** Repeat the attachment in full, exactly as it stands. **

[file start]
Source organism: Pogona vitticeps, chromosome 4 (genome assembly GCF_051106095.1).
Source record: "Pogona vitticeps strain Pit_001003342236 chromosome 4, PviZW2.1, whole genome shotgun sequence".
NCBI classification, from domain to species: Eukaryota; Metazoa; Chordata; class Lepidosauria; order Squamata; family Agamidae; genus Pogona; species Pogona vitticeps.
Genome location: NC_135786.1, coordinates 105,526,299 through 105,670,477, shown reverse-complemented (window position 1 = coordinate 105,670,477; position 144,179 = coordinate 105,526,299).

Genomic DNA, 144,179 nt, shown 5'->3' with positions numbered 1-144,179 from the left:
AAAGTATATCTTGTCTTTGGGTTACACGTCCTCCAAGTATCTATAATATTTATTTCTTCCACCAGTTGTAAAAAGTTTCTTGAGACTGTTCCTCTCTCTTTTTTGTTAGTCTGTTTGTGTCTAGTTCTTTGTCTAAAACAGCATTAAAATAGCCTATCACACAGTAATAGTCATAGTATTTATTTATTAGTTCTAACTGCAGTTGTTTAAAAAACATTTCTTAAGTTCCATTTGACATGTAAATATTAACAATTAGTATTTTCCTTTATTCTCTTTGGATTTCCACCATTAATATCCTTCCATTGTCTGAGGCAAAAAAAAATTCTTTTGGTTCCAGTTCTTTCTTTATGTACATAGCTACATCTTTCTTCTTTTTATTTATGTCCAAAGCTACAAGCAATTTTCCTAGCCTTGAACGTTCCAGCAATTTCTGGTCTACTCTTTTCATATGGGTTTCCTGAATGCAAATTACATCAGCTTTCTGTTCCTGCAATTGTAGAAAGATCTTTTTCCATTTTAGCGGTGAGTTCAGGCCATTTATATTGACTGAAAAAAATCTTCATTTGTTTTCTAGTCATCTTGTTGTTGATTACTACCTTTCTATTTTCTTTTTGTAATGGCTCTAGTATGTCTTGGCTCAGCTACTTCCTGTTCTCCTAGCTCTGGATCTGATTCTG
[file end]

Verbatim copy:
Source organism: Pogona vitticeps, chromosome 4 (genome assembly GCF_051106095.1).
Source record: "Pogona vitticeps strain Pit_001003342236 chromosome 4, PviZW2.1, whole genome shotgun sequence".
NCBI classification, from domain to species: Eukaryota; Metazoa; Chordata; class Lepidosauria; order Squamata; family Agamidae; genus Pogona; species Pogona vitticeps.
Genome location: NC_135786.1, coordinates 105,526,299 through 105,670,477, shown reverse-complemented (window position 1 = coordinate 105,670,477; position 144,179 = coordinate 105,526,299).

Genomic DNA, 144,179 nt, shown 5'->3' with positions numbered 1-144,179 from the left:
AAAGTATATCTTGTCTTTGGGTTACACGTCCTCCAAGTATCTATAATATTTATTTCTTCCACCAGTTGTAAAAAGTTTCTTGAGACTGTTCCTCTCTCTTTTTTGTTAGTCTGTTTGTGTCTAGTTCTTTGTCTAAAACAGCATTAAAATAGCCTATCACACAGTAATAGTCATAGTATTTATTTATTAGTTCTAACTGCAGTTGTTTAAAAAACATTTCTTAAGTTCCATTTGACATGTAAATATTAACAATTAGTATTTTCCTTTATTCTCTTTGGATTTCCACCATTAATATCCTTCCATTGTCTGAGGCAAAAAAAAATTCTTTTGGTTCCAGTTCTTTCTTTATGTACATAGCTACATCTTTCTTCTTTTTATTTATGTCCAAAGCTACAAGCAATTTTCCTAGCCTTGAACGTTCCAGCAATTTCTGGTCTACTCTTTTCATATGGGTTTCCTGAATGCAAATTACATCAGCTTTCTGTTCCTGCAATTGTAGAAAGATCTTTTTCCATTTTAGCGGTGAGTTCAGGCCATTTATATTGACTGAAAAAAATCTTCATTTGTTTTCTAGTCATCTTGTTGTTGATTACTACCTTTCTATTTTCTTTTTGTAATGGCTCTAGTATGTCTTGGCTCAGCTACTTCCTGTTCTCCTAGCTCTGGATCTGATTCTG